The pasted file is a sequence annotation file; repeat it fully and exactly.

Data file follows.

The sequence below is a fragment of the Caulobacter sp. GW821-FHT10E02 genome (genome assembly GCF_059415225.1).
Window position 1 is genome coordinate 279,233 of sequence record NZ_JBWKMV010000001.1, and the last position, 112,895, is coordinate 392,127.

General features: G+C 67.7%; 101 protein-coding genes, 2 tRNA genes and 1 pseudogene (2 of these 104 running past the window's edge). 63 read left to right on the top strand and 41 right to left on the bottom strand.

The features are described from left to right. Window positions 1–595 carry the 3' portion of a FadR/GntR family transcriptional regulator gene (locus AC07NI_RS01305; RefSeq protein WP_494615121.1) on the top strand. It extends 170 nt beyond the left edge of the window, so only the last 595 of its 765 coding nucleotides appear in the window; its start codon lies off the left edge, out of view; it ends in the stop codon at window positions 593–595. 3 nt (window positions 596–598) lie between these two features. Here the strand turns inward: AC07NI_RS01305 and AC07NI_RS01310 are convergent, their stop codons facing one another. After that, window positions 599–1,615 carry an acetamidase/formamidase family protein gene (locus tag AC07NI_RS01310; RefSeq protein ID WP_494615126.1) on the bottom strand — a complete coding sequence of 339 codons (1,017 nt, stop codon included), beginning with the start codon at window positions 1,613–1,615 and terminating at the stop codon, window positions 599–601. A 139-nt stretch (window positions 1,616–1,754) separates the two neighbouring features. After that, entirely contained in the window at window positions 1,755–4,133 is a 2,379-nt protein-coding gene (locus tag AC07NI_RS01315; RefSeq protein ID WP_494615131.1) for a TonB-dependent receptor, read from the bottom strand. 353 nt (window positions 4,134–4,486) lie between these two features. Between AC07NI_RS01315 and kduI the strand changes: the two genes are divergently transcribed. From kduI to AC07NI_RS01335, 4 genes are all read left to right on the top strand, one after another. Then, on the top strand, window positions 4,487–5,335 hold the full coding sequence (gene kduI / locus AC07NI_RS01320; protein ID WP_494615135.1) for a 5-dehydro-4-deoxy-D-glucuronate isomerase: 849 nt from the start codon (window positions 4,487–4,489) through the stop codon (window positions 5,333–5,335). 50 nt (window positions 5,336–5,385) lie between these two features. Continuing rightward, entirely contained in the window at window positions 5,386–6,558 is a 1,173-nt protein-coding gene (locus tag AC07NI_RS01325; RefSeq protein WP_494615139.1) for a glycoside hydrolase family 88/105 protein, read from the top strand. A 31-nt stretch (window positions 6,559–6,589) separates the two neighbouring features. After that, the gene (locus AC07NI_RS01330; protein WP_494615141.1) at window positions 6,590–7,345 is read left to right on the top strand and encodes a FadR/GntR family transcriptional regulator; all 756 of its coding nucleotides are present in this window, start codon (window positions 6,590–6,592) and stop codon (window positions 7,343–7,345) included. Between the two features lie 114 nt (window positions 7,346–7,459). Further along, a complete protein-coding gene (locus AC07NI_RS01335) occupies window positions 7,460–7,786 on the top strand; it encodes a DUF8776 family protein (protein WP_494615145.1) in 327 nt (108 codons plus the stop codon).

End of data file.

The sequence below is a fragment of the Caulobacter sp. GW821-FHT10E02 genome (genome assembly GCF_059415225.1).
Window position 1 is genome coordinate 279,233 of sequence record NZ_JBWKMV010000001.1, and the last position, 112,895, is coordinate 392,127.

General features: G+C 67.7%; 101 protein-coding genes, 2 tRNA genes and 1 pseudogene (2 of these 104 running past the window's edge). 63 read left to right on the top strand and 41 right to left on the bottom strand.

The features are described from left to right. Window positions 1–595 carry the 3' portion of a FadR/GntR family transcriptional regulator gene (locus AC07NI_RS01305; RefSeq protein WP_494615121.1) on the top strand. It extends 170 nt beyond the left edge of the window, so only the last 595 of its 765 coding nucleotides appear in the window; its start codon lies off the left edge, out of view; it ends in the stop codon at window positions 593–595. 3 nt (window positions 596–598) lie between these two features. Here the strand turns inward: AC07NI_RS01305 and AC07NI_RS01310 are convergent, their stop codons facing one another. After that, window positions 599–1,615 carry an acetamidase/formamidase family protein gene (locus tag AC07NI_RS01310; RefSeq protein ID WP_494615126.1) on the bottom strand — a complete coding sequence of 339 codons (1,017 nt, stop codon included), beginning with the start codon at window positions 1,613–1,615 and terminating at the stop codon, window positions 599–601. A 139-nt stretch (window positions 1,616–1,754) separates the two neighbouring features. After that, entirely contained in the window at window positions 1,755–4,133 is a 2,379-nt protein-coding gene (locus tag AC07NI_RS01315; RefSeq protein ID WP_494615131.1) for a TonB-dependent receptor, read from the bottom strand. 353 nt (window positions 4,134–4,486) lie between these two features. Between AC07NI_RS01315 and kduI the strand changes: the two genes are divergently transcribed. From kduI to AC07NI_RS01335, 4 genes are all read left to right on the top strand, one after another. Then, on the top strand, window positions 4,487–5,335 hold the full coding sequence (gene kduI / locus AC07NI_RS01320; protein ID WP_494615135.1) for a 5-dehydro-4-deoxy-D-glucuronate isomerase: 849 nt from the start codon (window positions 4,487–4,489) through the stop codon (window positions 5,333–5,335). 50 nt (window positions 5,336–5,385) lie between these two features. Continuing rightward, entirely contained in the window at window positions 5,386–6,558 is a 1,173-nt protein-coding gene (locus tag AC07NI_RS01325; RefSeq protein WP_494615139.1) for a glycoside hydrolase family 88/105 protein, read from the top strand. A 31-nt stretch (window positions 6,559–6,589) separates the two neighbouring features. After that, the gene (locus AC07NI_RS01330; protein WP_494615141.1) at window positions 6,590–7,345 is read left to right on the top strand and encodes a FadR/GntR family transcriptional regulator; all 756 of its coding nucleotides are present in this window, start codon (window positions 6,590–6,592) and stop codon (window positions 7,343–7,345) included. Between the two features lie 114 nt (window positions 7,346–7,459). Further along, a complete protein-coding gene (locus AC07NI_RS01335) occupies window positions 7,460–7,786 on the top strand; it encodes a DUF8776 family protein (protein WP_494615145.1) in 327 nt (108 codons plus the stop codon).